Gene activity: There have been reports of variable results with regard to the effect of polyploidy on gene activity, the total RNA and protein contents (17). Differential amplification of RNA cistrons were reported with increasing ploidy levels in Datura innoxia and autotetraploid tomato (13). With regard to effect of chromosome doubling on enzyme behavior “ambiguous” results have been reported.The levels of various enzymes involved in the electron transport chain, photosynthesis and photorespiration were found to increase, decrease or remain unchanged in autotetraploid tomatoes (13). The CO2 exchange rate has generally been reported to decline with ploidy level but has been found to increase in Festuca arundinacea.

The effects of chromosome doubling may exhibit differences between gametophytes and sporophytes of the same species and also between different strains within the same species (12).

Growth substances: As regards the effect of polyploidy on various growth hormones lower contents of abscisic acid  and an auxin like substances were found in autotetraploid  Lycopersicon pimpinellifolium as compared to diploids(13).

Water balance: A higher water content and a lower osmotic pressure was found in autotetraploid tomatoes and also in Petunia (26). Not much was know about differences in the rates of water uptake but it was found that transpiration rates were lower in polyploids.

 

Responses to different stress:

Parameters such as whole plant weight, relative water content etc. decrease to smaller extent in polyploids as compared to diploids(13). Generally polyploids  seem to be more tolerant to drought than their diploid progenitors (12). But contradictory views have been presented by Stebbins who observed that tetraploids of Ehrharta erecta persisted only on shady well drained soils whereas  the diploid s survived in more harsh environments (29). As regards cold tolerance it was found that autotetraploids of Brassica campestris, Raphanus sativus and a few others were more cold resistant while tetraploids of  Trifolium repens  were less resistant.(12) Polyploids plants were also found to be more resistant to mutagenesis and irriadiation(13). Polyploids seem to be more tolerant to poor soils, since most of them are slow growers and therefore have more modest nutrient requirements (12). Most polyploids in general  are more resistant  to pathogens and pests due to enhanced production of various  secondary plant metabolites. Polyploids are also more resistant to herbicides, which may be due to increased heterozygosity and increased genetic redundancy (13).

Other aspects:

There seems to be reduced pollen and seed viability in autopolyploids as compared to diploid ancestors. There is an alteration in the primary and secondary metabolism. Autopolyploids of many drug plants have increased quantities of alkaloids per dry weight. Chromosome doubling may also alter the secondary metabolism in a qualitative manner(12) (eg: differences in glycoflavone profiles). Another effect appears to be reduction in the amount of branching, which occurs frequently not universally(30). Seeds of most tetraploids are larger than those of diploids; however the percent germination may be variable being lower in some (eg: Lycopersicum esculentum) or higher in others (Oryza punctata). The leaves and other appendages of polyploids in general seem to be more thicker, shorter and broader(26). Polyploidy also seems to affect incompatibility relationships of some self–incompatible species. Any incompatibility in the diploid parents such as in Raphanus and Brassica seems to be carried down equally to the autotetraploid also(29).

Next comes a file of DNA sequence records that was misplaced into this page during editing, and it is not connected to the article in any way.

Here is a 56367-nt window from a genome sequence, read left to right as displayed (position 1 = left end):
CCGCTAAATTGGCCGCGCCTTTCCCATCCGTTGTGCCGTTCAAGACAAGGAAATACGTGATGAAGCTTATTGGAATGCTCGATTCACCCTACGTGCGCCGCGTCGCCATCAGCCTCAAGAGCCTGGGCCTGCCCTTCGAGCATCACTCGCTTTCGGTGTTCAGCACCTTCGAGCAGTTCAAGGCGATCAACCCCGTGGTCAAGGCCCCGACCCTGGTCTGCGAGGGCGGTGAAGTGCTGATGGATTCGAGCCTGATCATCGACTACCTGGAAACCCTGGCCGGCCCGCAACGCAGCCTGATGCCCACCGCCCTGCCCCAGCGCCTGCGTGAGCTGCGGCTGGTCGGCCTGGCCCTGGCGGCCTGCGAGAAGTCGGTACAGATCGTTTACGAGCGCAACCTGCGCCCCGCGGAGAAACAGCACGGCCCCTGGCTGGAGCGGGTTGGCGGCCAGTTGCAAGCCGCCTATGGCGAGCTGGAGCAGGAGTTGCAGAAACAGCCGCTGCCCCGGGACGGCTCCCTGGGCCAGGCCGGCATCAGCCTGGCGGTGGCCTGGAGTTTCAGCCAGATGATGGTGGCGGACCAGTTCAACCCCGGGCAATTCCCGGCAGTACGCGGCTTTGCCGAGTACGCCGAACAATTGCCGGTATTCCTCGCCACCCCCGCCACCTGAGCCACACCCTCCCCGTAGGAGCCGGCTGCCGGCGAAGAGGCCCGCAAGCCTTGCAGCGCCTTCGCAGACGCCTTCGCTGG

A more thorough treatment of these effects can be found in12,13 and 26.

 

Polyploids in agriculture and horticulture

Some of the crop plants cited by Stebbins (1950), which are polyploids, include potato, coffee, banana, peanut, tobacco, wheat, oats, sugarcane, plum, loganberry and strawberry (26). After observing the polyploid nature of different crop plants and also the bigger size and vigour of the same in many cases, plant breeders started getting interested in the artificial induction of polyploids. Though this was initially marred by the lack of a suitable method for the induction of polyploidy, the discovery of the “colchcine method” served to remove this hurdle to a large extent (1). Polyploids are now found in alsike clover , rey, turnip, dill, spinach, apple, radish, grapes, zinnias, sugarbeets, petunia, Datura, Polulus, tea, watermelons, various forage grasses etc. to name just a few (1). It must be pointed out that in many of the seed crops polyploids produced had lower fertility rates than  their diploid prototypes also in general there is an optimum range of polyploidy beyond which growth may be depressed with increasing chromosome  numbers (1,33). But in plants and flowers where seed cost are minor compared to the beauty of the flowers or other valuable features of other plant parts reduced fertility may not be a critical factor(1).